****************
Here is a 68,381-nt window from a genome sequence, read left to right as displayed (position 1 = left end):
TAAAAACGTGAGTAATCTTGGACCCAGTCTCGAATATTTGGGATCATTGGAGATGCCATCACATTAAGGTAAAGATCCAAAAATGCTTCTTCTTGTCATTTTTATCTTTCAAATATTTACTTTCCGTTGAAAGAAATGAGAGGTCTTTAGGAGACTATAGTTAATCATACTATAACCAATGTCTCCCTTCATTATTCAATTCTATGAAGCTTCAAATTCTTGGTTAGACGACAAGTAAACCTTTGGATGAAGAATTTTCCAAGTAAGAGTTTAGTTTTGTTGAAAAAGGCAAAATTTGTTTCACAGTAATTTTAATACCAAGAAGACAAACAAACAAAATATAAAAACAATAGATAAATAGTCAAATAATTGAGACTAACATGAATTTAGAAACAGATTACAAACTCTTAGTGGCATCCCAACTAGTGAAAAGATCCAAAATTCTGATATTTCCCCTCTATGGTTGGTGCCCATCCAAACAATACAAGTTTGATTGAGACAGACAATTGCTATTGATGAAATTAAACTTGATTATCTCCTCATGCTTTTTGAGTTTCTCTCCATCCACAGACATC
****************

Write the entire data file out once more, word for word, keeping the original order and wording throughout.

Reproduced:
Here is a 68,381-nt window from a genome sequence, read left to right as displayed (position 1 = left end):
TAAAAACGTGAGTAATCTTGGACCCAGTCTCGAATATTTGGGATCATTGGAGATGCCATCACATTAAGGTAAAGATCCAAAAATGCTTCTTCTTGTCATTTTTATCTTTCAAATATTTACTTTCCGTTGAAAGAAATGAGAGGTCTTTAGGAGACTATAGTTAATCATACTATAACCAATGTCTCCCTTCATTATTCAATTCTATGAAGCTTCAAATTCTTGGTTAGACGACAAGTAAACCTTTGGATGAAGAATTTTCCAAGTAAGAGTTTAGTTTTGTTGAAAAAGGCAAAATTTGTTTCACAGTAATTTTAATACCAAGAAGACAAACAAACAAAATATAAAAACAATAGATAAATAGTCAAATAATTGAGACTAACATGAATTTAGAAACAGATTACAAACTCTTAGTGGCATCCCAACTAGTGAAAAGATCCAAAATTCTGATATTTCCCCTCTATGGTTGGTGCCCATCCAAACAATACAAGTTTGATTGAGACAGACAATTGCTATTGATGAAATTAAACTTGATTATCTCCTCATGCTTTTTGAGTTTCTCTCCATCCACAGACATC